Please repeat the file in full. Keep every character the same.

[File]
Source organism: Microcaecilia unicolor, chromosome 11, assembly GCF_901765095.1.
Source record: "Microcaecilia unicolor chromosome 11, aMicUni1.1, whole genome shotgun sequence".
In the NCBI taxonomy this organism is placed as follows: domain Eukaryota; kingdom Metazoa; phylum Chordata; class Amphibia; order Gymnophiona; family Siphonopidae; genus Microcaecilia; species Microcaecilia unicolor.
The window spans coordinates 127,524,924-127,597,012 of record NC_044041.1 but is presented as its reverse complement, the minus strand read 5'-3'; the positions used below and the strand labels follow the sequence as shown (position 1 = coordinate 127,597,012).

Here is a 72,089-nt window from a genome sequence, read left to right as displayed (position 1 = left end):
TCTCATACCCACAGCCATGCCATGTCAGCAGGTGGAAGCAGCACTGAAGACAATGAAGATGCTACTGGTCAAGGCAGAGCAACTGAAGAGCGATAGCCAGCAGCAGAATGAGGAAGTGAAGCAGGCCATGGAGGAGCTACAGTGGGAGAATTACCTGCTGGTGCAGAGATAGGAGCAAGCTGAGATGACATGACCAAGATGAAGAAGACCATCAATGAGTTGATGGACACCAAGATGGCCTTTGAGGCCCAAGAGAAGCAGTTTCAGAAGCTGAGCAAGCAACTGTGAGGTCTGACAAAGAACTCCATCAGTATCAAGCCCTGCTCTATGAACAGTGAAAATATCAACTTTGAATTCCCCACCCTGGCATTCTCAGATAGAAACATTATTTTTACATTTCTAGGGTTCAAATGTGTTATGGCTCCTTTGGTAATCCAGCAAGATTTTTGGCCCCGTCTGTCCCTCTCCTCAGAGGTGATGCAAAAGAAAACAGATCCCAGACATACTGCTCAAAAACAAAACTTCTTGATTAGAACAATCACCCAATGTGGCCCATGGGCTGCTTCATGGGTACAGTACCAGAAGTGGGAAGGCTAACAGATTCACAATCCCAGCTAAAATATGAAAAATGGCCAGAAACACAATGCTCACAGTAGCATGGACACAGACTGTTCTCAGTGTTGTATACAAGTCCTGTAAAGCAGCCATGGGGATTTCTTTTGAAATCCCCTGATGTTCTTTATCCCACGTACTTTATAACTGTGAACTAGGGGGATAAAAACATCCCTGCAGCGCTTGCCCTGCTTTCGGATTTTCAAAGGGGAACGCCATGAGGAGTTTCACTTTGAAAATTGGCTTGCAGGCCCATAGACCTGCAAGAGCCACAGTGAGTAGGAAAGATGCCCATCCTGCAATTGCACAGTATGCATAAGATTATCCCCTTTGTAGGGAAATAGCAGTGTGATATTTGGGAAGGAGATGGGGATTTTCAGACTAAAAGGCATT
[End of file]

Source organism: Microcaecilia unicolor, chromosome 11, assembly GCF_901765095.1.
Source record: "Microcaecilia unicolor chromosome 11, aMicUni1.1, whole genome shotgun sequence".
In the NCBI taxonomy this organism is placed as follows: domain Eukaryota; kingdom Metazoa; phylum Chordata; class Amphibia; order Gymnophiona; family Siphonopidae; genus Microcaecilia; species Microcaecilia unicolor.
The window spans coordinates 127,524,924-127,597,012 of record NC_044041.1 but is presented as its reverse complement, the minus strand read 5'-3'; the positions used below and the strand labels follow the sequence as shown (position 1 = coordinate 127,597,012).

Here is a 72,089-nt window from a genome sequence, read left to right as displayed (position 1 = left end):
TCTCATACCCACAGCCATGCCATGTCAGCAGGTGGAAGCAGCACTGAAGACAATGAAGATGCTACTGGTCAAGGCAGAGCAACTGAAGAGCGATAGCCAGCAGCAGAATGAGGAAGTGAAGCAGGCCATGGAGGAGCTACAGTGGGAGAATTACCTGCTGGTGCAGAGATAGGAGCAAGCTGAGATGACATGACCAAGATGAAGAAGACCATCAATGAGTTGATGGACACCAAGATGGCCTTTGAGGCCCAAGAGAAGCAGTTTCAGAAGCTGAGCAAGCAACTGTGAGGTCTGACAAAGAACTCCATCAGTATCAAGCCCTGCTCTATGAACAGTGAAAATATCAACTTTGAATTCCCCACCCTGGCATTCTCAGATAGAAACATTATTTTTACATTTCTAGGGTTCAAATGTGTTATGGCTCCTTTGGTAATCCAGCAAGATTTTTGGCCCCGTCTGTCCCTCTCCTCAGAGGTGATGCAAAAGAAAACAGATCCCAGACATACTGCTCAAAAACAAAACTTCTTGATTAGAACAATCACCCAATGTGGCCCATGGGCTGCTTCATGGGTACAGTACCAGAAGTGGGAAGGCTAACAGATTCACAATCCCAGCTAAAATATGAAAAATGGCCAGAAACACAATGCTCACAGTAGCATGGACACAGACTGTTCTCAGTGTTGTATACAAGTCCTGTAAAGCAGCCATGGGGATTTCTTTTGAAATCCCCTGATGTTCTTTATCCCACGTACTTTATAACTGTGAACTAGGGGGATAAAAACATCCCTGCAGCGCTTGCCCTGCTTTCGGATTTTCAAAGGGGAACGCCATGAGGAGTTTCACTTTGAAAATTGGCTTGCAGGCCCATAGACCTGCAAGAGCCACAGTGAGTAGGAAAGATGCCCATCCTGCAATTGCACAGTATGCATAAGATTATCCCCTTTGTAGGGAAATAGCAGTGTGATATTTGGGAAGGAGATGGGGATTTTCAGACTAAAAGGCATT